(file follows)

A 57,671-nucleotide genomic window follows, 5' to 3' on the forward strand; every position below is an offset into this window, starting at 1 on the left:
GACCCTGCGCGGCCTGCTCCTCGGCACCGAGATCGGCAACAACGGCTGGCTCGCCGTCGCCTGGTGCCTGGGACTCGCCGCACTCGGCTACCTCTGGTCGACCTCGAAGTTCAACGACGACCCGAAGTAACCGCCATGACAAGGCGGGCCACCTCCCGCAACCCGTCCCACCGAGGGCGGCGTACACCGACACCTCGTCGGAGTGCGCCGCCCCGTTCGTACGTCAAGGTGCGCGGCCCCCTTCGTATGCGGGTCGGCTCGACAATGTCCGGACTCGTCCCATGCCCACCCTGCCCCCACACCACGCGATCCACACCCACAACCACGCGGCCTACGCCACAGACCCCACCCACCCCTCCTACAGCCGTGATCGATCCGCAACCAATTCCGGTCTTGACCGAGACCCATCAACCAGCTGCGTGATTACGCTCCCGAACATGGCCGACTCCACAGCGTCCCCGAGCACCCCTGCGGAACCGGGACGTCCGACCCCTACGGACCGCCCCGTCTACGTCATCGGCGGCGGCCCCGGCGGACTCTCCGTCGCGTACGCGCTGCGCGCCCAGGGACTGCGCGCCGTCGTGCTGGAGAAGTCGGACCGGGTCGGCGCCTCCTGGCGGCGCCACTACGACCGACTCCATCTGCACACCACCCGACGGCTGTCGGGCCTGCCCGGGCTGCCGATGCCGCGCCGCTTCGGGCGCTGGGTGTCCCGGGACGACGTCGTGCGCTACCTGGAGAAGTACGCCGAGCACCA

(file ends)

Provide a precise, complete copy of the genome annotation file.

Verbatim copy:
A 57,671-nucleotide genomic window follows, 5' to 3' on the forward strand; every position below is an offset into this window, starting at 1 on the left:
GACCCTGCGCGGCCTGCTCCTCGGCACCGAGATCGGCAACAACGGCTGGCTCGCCGTCGCCTGGTGCCTGGGACTCGCCGCACTCGGCTACCTCTGGTCGACCTCGAAGTTCAACGACGACCCGAAGTAACCGCCATGACAAGGCGGGCCACCTCCCGCAACCCGTCCCACCGAGGGCGGCGTACACCGACACCTCGTCGGAGTGCGCCGCCCCGTTCGTACGTCAAGGTGCGCGGCCCCCTTCGTATGCGGGTCGGCTCGACAATGTCCGGACTCGTCCCATGCCCACCCTGCCCCCACACCACGCGATCCACACCCACAACCACGCGGCCTACGCCACAGACCCCACCCACCCCTCCTACAGCCGTGATCGATCCGCAACCAATTCCGGTCTTGACCGAGACCCATCAACCAGCTGCGTGATTACGCTCCCGAACATGGCCGACTCCACAGCGTCCCCGAGCACCCCTGCGGAACCGGGACGTCCGACCCCTACGGACCGCCCCGTCTACGTCATCGGCGGCGGCCCCGGCGGACTCTCCGTCGCGTACGCGCTGCGCGCCCAGGGACTGCGCGCCGTCGTGCTGGAGAAGTCGGACCGGGTCGGCGCCTCCTGGCGGCGCCACTACGACCGACTCCATCTGCACACCACCCGACGGCTGTCGGGCCTGCCCGGGCTGCCGATGCCGCGCCGCTTCGGGCGCTGGGTGTCCCGGGACGACGTCGTGCGCTACCTGGAGAAGTACGCCGAGCACCA